Cleaning has been recognised as a key risk area for modern slavery in Australia by the Department of Home Affairs. Withholding of wages, immigration-related coercion and threats, deceptive recruitment, excessive overtime, debt bondage, confiscation of personal and travel documents, and dangerous and substandard working conditions are all practices that are found in the cleaning industry in Australia.
Modern Slavery in cleaning supply chains
CAF’s approach to addressing modern slavery is founded on the promotion of ‘decent work’ which is one of the UN’s Sustainable Development Goals. The infographic below situates decent work on the continuum of exploitation that encompasses modern slavery and dangerous or substandard working conditions.
Adapted from the Department of Home Affairs (2019) Commonwealth Modern Slavery Act 2018 Guidance for Reporting Entities.
How does CAF address Modern Slavery risk in supply chains?
CAF has been recognised as a leading anti-slavery in supply chains initiative by business and human rights and corporate social responsibility experts. CAF Membership and certification is at the cutting edge of human rights due diligence to address modern slavery risk
By becoming a CAF Member, organisations are contributing to ending systemic exploitation and preventing modern slavery in the cleaning industry. Members also benefit from exclusive access to a range of CAF-developed tools and resources that will assist in the implementation of responsible business practices.
The process of CAF certification addresses modern slavery risk by working with entities at the top of the supply chain because procurers of cleaning services have significant power to determine the working conditions of cleaners, despite not being in an employment relationship with them. CAF’s assessment of labour standards at a building or precinct is centered on identifying dangerous or substandard working conditions and implementing best practice employment practices and supply chain conduct, therefore identifying indicators of modern slavery that may require investigation and remediation.
CAF takes a more holistic approach than standard auditing methods. We combine social audits, meaningful worker engagement, and education and training for the whole supply chain. Our model is based on worker-driven social responsibility (WSR) which is a relatively new concept but one that is fast gaining traction globally as a best-practice supply chain management approach. Engaging workers is critical to managing modern slavery risk in your supply chain as they are your eyes and ears on the ground.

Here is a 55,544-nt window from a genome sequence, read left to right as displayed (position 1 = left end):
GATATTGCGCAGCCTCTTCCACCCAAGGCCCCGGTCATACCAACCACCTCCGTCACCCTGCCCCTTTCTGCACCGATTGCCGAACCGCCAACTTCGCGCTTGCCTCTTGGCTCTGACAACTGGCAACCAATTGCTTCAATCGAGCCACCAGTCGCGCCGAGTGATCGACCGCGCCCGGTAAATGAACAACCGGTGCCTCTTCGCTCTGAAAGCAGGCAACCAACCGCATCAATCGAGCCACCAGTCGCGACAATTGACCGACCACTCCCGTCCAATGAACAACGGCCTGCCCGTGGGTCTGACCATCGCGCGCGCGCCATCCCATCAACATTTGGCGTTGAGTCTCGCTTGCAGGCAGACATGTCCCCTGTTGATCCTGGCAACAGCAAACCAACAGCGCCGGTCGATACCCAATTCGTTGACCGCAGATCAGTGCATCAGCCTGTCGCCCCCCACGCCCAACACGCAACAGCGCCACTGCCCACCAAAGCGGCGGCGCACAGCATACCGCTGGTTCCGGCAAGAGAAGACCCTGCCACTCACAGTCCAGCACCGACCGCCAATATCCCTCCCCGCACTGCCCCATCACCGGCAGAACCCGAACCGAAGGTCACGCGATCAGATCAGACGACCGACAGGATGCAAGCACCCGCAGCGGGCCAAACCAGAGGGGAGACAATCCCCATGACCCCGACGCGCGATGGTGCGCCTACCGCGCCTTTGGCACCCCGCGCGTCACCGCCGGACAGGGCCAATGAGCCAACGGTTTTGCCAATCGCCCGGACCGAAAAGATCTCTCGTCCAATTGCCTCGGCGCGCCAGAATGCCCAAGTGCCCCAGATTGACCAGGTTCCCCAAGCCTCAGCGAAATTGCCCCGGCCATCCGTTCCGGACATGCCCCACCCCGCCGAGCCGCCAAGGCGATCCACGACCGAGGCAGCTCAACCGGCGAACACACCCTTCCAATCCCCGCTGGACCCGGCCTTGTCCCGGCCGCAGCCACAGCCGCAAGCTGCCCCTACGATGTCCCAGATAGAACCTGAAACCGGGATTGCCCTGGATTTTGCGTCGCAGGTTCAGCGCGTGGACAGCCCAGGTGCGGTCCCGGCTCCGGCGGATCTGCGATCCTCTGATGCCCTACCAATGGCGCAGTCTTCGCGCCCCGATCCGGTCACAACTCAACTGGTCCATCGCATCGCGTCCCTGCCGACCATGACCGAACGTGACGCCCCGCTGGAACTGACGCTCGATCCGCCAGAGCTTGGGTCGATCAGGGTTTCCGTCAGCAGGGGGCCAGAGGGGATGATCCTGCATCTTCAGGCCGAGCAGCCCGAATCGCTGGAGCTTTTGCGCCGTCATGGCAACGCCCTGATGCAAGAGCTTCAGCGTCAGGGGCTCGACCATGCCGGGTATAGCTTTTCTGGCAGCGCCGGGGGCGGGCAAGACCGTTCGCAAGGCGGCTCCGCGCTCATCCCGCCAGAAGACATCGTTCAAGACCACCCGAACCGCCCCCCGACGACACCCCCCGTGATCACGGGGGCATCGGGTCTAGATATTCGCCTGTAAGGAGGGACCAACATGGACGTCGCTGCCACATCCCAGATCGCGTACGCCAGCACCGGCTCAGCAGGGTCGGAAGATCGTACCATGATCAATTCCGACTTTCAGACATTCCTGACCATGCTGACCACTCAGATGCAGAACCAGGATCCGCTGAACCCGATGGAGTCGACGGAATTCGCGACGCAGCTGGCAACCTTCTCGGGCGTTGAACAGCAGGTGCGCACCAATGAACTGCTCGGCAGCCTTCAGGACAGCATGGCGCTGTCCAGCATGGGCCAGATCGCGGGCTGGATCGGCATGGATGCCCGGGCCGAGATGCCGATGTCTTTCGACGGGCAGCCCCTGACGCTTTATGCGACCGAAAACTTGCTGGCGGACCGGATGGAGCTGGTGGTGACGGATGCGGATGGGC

CAF certification takes a preventative approach to modern slavery: ensuring that workers are receiving fair pay, are working safely, and have the ability to speak up helps prevent slavery-like practices from occurring. The entire cleaning supply chain benefits from fair and transparent pricing, quality cleaning and employment practices that eliminate the risk of exploitation and unfair competition. Furthermore, the lower the risk of modern slavery and exploitation in your supply chain, the lower the risk of reputational, legal and financial damage as a result of any regulatory or industrial action.
Modern Slavery Act Reporting
Australia’s Modern Slavery Act requires that reporting entities respond to a set of mandatory criteria. Organisations that are involved with CAF either through Membership or certification can use this to respond to the mandatory criteria.
The Commonwealth’s Modern Slavery Act 2018 – Guidance for Reporting Entities recommends collaborating with civil society organisations and multi-stakeholder initiatives that are focused on addressing modern slavery risk as a means to strengthen your response. CAF offers our Members comprehensive support and guidance on how to include their involvement with CAF in their Modern Slavery Statements.
Case Studies used in Members’ Modern Slavery Statements